Nutr Res Pract.  2019 Aug;13(4):323-332. 10.4162/nrp.2019.13.4.323.

Contribution of foods to absolute nutrient intake and between-person variations of nutrient intake in Korean preschoolers

  • 1Center for Gendered Innovations in Science and Technology Research (GISTeR), Korea Federation of Women's Science & Technology Associations, Seoul, 06130, Korea.
  • 2Department of Food and Nutrition, Daejeon University, Daejeon, 34520, Korea.
  • 3Daejeon Dong-gu Center for Children's Food Service Management, Daejeon, 34520, Korea.
  • 4Nutrition Counseling Center, Daejeon University, Daejeon, 34520, Korea.
  • 5Department of Food and Nutrition, College of Human Ecology, Seoul National University, Seoul, 08826, Korea.
  • 6Department of Food and Nutrition, Hannam University, 1646 Yuseong-daero, Yuseong-gu, Daejeon, 34054, Korea.


/OBJECTIVES: The aim of this study was to analyze specific foods influencing absolute nutrient intake and between-person variations of nutrient intake among Korean preschoolers. SUBJECTS/METHODS: This study included 2,766 participants aged 1–5 years in the 2009–2013 Korea National Health and Nutrition Examination Surveys. Dietary data were obtained from a 24-h dietary recall method. Major food sources of absolute nutrient intake were evaluated based on percent contribution of each food. To assess the contribution of specific foods to between-person variations in nutrient intake, stepwise multiple regressions were performed and cumulative R2 was used.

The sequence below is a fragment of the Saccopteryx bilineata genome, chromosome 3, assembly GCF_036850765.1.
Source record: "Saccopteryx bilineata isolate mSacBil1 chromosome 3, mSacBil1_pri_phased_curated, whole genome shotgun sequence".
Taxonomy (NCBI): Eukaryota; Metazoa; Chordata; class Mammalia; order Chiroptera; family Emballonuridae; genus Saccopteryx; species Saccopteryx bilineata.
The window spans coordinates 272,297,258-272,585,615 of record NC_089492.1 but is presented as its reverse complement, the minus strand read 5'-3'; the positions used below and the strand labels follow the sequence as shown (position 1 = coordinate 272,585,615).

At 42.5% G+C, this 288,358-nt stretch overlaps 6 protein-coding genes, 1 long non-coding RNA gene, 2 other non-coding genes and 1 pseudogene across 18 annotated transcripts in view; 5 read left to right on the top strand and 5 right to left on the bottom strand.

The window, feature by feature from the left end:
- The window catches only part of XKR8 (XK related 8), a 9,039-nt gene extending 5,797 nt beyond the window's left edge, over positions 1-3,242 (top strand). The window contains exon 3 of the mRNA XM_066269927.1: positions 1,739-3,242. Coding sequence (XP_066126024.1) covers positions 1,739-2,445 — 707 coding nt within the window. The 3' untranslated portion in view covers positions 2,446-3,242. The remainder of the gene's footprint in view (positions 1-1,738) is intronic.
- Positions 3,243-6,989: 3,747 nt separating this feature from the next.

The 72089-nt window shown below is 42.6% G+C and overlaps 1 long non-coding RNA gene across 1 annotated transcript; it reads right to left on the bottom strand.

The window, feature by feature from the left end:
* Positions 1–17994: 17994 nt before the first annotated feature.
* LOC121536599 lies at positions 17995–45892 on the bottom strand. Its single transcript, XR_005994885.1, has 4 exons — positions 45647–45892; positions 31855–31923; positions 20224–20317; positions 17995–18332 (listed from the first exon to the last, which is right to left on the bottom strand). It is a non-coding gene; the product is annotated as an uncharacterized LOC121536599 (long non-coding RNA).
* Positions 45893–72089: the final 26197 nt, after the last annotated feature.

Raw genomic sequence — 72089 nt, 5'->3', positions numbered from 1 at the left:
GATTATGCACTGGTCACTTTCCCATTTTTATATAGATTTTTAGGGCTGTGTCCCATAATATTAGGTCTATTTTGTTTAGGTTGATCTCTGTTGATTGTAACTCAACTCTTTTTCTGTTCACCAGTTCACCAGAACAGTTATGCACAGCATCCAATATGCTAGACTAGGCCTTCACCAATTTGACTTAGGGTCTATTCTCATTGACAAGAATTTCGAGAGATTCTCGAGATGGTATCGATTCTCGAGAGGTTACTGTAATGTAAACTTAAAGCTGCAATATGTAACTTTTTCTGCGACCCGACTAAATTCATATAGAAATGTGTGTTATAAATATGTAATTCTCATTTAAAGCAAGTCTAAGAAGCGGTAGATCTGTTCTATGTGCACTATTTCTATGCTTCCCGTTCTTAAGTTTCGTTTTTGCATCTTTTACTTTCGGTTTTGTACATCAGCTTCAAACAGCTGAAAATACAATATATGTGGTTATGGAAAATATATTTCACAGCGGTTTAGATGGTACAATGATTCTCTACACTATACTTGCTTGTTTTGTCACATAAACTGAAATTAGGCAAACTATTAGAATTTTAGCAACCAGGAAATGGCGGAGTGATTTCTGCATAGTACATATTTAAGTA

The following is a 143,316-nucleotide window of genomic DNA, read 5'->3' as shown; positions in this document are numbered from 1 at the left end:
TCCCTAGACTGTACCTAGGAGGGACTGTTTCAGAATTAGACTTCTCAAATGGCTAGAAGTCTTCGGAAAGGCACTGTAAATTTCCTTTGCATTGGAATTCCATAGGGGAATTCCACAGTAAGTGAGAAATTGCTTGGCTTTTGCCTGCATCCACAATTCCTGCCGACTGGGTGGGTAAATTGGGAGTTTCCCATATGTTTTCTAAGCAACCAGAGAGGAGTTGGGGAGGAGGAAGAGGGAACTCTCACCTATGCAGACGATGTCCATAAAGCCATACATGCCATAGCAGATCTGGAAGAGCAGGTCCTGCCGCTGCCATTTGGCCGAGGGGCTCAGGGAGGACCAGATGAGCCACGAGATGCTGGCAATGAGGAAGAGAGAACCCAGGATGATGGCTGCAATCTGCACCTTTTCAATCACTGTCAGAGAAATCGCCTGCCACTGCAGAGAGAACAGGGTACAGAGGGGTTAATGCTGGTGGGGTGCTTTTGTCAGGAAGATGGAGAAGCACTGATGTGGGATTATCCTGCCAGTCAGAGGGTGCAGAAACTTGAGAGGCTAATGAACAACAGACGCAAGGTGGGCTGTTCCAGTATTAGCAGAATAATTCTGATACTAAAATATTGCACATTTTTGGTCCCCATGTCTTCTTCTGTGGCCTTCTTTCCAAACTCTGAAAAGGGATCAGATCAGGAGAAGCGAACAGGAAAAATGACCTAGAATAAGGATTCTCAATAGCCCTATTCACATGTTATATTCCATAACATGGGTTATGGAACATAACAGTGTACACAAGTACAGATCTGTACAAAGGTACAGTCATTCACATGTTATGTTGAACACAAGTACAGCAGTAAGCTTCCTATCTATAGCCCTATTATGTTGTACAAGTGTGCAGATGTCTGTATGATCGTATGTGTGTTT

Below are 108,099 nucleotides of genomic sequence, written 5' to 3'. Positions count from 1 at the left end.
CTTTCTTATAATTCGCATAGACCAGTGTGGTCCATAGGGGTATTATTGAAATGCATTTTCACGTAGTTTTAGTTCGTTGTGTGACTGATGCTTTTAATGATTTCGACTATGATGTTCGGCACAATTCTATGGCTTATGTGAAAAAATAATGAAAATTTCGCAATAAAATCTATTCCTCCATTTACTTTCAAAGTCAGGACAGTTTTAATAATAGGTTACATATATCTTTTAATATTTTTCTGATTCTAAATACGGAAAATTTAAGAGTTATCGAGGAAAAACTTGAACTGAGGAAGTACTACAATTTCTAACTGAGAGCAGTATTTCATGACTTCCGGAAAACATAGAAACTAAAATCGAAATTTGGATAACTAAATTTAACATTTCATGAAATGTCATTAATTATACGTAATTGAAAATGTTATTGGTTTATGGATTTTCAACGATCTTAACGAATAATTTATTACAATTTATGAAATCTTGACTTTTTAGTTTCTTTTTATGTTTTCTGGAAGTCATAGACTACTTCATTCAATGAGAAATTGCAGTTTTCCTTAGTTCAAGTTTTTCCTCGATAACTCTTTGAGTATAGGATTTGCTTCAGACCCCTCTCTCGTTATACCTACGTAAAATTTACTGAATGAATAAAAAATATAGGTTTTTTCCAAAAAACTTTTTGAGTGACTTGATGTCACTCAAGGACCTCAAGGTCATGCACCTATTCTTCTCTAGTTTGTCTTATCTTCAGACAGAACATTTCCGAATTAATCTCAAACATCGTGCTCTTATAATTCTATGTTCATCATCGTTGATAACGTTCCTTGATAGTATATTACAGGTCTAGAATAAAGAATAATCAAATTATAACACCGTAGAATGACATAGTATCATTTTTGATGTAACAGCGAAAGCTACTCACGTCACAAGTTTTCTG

White rice and milk were main food sources of energy, protein, carbohydrate, phosphorus, iron, potassium, thiamin, riboflavin, and niacin. The percentage of fat contributed by milk was 21.3% which was the highest, followed by pork, soybean oil, and egg. White rice accounted for 25% and 40% of total variability in total energy and carbohydrate intakes, respectively. About 39% of variation in calcium intake was explained by milk while 40% of variation in phosphorous intake was explained by cheese. The top 10 foods contributing to between-person variations in nutrient intakes were similar with food items that mainly contributed to absolute nutrient intakes. The number of foods explaining 90% of absolute amounts of nutrient intakes varied from 28 for vitamin A to 80 for iron.
This study identified specific foods that contributed to absolute nutrient intakes and between-person variations in nutrient intakes among Korean preschoolers. Our findings can be used to develop dietary assessment tools and establish food-based dietary guidelines for young children.


Child; preschool; diet; nutritional status; nutrition assessment
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